Is it to Balance Iran’s Dominance in Africa?

The recent Qatari Emir visit of Sub-Saharan African countries has been analyzed differently by foreign policy commentators. In his first visit to Africa, since he came to power in 2013, Emir Sheik Tamam Bin Hamad al Thani went to Ethiopia, Kenya and South Africa. These countries are known for their fastest growing economies and diplomatic capability in Sub-Saharan Africa. Qatar and other Gulf countries have had a long-lived social, economic and political relation with Sub-Saharan African countries.

Nevertheless, however, the ongoing political dynamism in the Arabian Peninsula has resulted in the provision of various explanations for the recent visit of the Qatari Emir. For Egyptian foreign policy analysts, for instance, the Emir’s visit of Sub-Saharan African countries, especially Ethiopia, is against the former’s national interest. They regarded Qataris diplomatic ties with Ethiopia as support to the Renaissance Dam which the latter is building on the Blue Nile. Ethiopia and Egypt are indifferent because of the ongoing Great Renaissance Dam Project (GRDP) on the Nile river.

Other foreign policy analysts, on the other hand, have different out looks towards the recent visit of the Emir. On their views, Qatar and other Gulf countries can successfully promote their national interests by further strengthening strategic partnership with Sub-Saharan African countries including Ethiopia. They have noted the historical relationship between the Arabs and Africa, especially the Ethiopian region and Horn. This special relation goes back to the early days of Islam, when Prophet Mohammed sent his companions to the then Abyssinia (the land which encompassed the current Ethiopia and Eritrea).

In spite of this, however, such valuable ties between Arabs and Africa do not get enough attention, as analysts argue. On the other hand, countries like Iran has been working aggressively to expand its influence on the various corners of the African continent. The various high level visits done by Iranian ministers and presidents during the past decades are regarded as manifestations for these aggressive moves. Together with this, the active role of Iranian cultural centers to promote Shia doctrine on various parts of Africa and the subsequent significant rise of Shia Muslims are also worth to mention. Nowadays, it is not strange to see Shia spiritual rooms and religious practices in almost all countries of the continent. In some places the Iranian government, using its cultural attaché, work to lobby local officials to get permission to impose Shia Islam upon the Sunni communities.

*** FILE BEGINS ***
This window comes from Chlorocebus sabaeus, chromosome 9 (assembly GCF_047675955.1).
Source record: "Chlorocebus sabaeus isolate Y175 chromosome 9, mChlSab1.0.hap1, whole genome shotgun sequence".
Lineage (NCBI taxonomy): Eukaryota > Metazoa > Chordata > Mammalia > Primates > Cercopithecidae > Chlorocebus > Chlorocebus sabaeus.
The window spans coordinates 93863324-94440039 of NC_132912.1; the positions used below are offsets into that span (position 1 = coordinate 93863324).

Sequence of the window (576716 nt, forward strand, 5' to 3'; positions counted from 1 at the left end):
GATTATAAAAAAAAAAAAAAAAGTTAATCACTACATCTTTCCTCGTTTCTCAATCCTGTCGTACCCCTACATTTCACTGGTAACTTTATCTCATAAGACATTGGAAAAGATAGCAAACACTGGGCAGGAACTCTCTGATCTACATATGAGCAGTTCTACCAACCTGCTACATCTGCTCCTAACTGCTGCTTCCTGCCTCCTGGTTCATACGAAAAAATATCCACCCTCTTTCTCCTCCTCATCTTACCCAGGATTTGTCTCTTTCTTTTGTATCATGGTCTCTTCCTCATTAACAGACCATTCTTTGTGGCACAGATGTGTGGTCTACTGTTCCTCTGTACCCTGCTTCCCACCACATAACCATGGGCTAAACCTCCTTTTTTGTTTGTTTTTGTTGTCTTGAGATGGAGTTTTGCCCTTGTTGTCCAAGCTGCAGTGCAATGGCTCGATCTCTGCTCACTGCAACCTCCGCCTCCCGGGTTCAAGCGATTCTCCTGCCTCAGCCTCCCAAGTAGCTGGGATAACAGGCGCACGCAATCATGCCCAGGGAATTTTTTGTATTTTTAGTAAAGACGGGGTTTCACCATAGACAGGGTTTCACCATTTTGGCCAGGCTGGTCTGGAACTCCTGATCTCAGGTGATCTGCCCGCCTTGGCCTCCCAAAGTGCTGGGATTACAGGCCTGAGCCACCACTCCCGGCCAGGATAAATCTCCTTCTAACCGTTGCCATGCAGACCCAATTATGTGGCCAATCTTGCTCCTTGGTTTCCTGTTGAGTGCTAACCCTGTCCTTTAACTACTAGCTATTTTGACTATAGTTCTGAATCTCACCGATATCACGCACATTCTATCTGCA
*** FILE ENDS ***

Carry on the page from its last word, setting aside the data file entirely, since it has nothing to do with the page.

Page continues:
Furthermore, Iran’s effort to maintain its military presence on the strategic ground as well as sea bases in Africa is also another important engagement during the past several decades. In this regard, Iran’s persistent diplomatic engagements to maintain a naval base in the strategic location of the Red Sea region is worth to mention.

As part of its diplomatic engagements, Iran systematically approaches and influences those regional powers such as South Africa, Ethiopia, Sudan and Nigeria. Iranian diplomats have realized the influence of the aforementioned regional powers upon other African governments. Here, Iran’s success to get the support of South Africa on key international votes in relation to its peaceful civilian nuclear program is an important illustration.

Foreign policy analysts compare contrasts these strategic and aggressive involvements of İran with the Arabs. For them the Arab governments move was and/or is so gradual and lack consistency. During the past several decades the Arabs have detached themselves from Africa, especially Sub-Saharan Africa in their social, economic and political undertakings.

The long-survived passive bilateral and multilateral relation between Africa and Gulf countries, however, has started to diminish due to regional as well as international dynamics. The recent high level visits of the Qatari Emir and other economic and political engagements are also regarded as manifestations of this new revival, according to analysts. The new moves create an opportunity to discuss on important socio-economic and political cooperation. As reports highlight, currently the Gulf countries economic partnerships in Africa are broadening to include telecommunication, construction, agriculture and energy projects. A South Africa-Saudi Arabia Holding (SaSah), for instance, has reported as a potential of creating 1.5 billion US Dollars of business between the two countries.

In addition, Saudi Arabia also remains the main energy suppliers to southern African countries. This business cooperation further strengthened when Iran has remained under Western economic sanctions. Saudi Arabia and other Gulf countries have been also taking measures to contain Iran’s influence following the US-brokered nuclear deal.